Places of protest in Putin’s Russia: Pussy Riot’s Punk Prayer and show trial

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Abstract

In spring 2012 the Russian feminist art collective Pussy Riot became world famous when five of its members were arrested for their “Punk Prayer for Freedom” in the Cathedral of Christ the Savior in central Moscow. Western media swiftly embraced the group and celebrated it as an icon of youthful female rebellion against Putin’s authoritarian regime. Yet the Western reception largely obscured the “regional accent” of the group’s protest rhetoric. This article seeks to restore this regional accent by foregrounding the rhetorical significance of place in Pussy Riot’s acts of protest.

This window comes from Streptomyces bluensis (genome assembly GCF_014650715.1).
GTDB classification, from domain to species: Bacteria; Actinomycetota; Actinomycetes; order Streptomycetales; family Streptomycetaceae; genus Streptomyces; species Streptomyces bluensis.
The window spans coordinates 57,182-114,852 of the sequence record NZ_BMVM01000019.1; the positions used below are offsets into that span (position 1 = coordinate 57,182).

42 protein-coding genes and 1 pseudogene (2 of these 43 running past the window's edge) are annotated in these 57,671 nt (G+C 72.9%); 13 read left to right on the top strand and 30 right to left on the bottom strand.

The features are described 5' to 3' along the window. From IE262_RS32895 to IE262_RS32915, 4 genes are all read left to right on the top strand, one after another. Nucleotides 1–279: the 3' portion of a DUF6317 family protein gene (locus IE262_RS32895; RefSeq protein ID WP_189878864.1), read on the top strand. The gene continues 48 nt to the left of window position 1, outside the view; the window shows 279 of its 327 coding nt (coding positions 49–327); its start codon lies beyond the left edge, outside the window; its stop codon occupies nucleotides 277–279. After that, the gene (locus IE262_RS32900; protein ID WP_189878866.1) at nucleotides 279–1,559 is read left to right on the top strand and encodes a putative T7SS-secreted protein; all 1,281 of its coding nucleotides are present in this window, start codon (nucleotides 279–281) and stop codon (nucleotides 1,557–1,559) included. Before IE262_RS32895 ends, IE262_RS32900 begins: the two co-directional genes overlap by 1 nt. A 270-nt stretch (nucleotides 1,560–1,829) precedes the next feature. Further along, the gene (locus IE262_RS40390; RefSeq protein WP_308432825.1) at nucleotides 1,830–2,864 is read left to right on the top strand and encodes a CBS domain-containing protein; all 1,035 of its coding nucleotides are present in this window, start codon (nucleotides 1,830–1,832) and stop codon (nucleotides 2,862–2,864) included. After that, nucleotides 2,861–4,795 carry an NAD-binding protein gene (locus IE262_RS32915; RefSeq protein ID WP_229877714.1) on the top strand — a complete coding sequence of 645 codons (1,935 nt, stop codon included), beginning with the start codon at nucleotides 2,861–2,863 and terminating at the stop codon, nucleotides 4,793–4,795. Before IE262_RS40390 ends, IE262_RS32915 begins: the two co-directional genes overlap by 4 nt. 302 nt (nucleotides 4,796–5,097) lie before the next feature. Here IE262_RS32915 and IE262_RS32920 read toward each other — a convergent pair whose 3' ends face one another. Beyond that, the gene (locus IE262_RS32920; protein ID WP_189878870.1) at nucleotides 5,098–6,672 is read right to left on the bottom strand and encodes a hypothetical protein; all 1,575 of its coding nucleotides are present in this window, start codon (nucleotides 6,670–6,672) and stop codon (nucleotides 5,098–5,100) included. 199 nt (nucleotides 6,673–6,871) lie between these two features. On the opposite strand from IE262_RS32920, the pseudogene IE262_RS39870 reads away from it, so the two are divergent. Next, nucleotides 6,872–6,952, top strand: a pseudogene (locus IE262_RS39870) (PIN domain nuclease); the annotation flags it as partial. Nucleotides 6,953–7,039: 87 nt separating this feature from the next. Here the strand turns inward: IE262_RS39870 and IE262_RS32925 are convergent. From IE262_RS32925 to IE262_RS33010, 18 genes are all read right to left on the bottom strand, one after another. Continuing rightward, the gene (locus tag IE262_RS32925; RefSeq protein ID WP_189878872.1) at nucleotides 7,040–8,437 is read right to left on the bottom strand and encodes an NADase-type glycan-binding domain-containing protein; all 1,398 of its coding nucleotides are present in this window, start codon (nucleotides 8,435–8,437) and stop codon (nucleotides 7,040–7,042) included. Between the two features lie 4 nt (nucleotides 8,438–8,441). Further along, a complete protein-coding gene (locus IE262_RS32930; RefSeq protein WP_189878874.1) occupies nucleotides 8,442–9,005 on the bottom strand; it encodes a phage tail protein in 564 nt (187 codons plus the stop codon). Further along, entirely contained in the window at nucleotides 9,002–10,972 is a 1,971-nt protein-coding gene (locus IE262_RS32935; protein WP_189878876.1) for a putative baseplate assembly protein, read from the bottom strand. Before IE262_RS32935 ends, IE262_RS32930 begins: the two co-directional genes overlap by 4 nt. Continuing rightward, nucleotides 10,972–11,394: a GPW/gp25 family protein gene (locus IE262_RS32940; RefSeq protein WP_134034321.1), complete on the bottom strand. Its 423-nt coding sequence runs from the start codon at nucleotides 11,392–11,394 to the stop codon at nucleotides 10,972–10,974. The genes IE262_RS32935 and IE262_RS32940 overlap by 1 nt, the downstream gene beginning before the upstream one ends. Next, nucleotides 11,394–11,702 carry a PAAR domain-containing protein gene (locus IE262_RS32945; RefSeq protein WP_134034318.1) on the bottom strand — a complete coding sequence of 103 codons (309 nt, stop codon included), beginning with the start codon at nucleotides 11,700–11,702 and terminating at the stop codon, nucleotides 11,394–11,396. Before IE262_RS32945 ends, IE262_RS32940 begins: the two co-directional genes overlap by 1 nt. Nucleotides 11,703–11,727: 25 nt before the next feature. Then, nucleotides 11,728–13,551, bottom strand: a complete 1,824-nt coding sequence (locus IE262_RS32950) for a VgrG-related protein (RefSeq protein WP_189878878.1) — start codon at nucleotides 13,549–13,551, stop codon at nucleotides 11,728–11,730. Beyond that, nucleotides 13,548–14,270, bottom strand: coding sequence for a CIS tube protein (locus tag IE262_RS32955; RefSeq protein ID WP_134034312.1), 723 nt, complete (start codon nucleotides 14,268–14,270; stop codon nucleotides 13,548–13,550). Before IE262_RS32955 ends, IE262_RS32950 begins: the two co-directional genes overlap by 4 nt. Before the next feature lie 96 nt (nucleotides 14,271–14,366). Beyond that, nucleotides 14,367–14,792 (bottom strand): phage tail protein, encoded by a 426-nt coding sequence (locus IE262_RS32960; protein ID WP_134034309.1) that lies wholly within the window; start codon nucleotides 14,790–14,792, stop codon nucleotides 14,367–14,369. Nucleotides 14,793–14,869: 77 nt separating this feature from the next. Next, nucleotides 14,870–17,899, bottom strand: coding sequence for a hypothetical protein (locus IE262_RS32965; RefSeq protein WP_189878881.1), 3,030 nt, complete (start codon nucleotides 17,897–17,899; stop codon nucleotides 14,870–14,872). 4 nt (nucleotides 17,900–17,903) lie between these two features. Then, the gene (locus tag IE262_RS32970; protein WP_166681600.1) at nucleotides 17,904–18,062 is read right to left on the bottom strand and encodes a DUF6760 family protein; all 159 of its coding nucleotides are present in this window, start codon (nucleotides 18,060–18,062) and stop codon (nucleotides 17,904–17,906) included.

Original languageEnglish (US)
Pages (from-to)227-247
Number of pages21
JournalAdvances in the History of Rhetoric
Volume18
Issue number2
DOIs
StatePublished - 2015

All Science Journal Classification (ASJC) codes

  • Language and Linguistics
  • Communication
  • Linguistics and Language
  • Literature and Literary Theory

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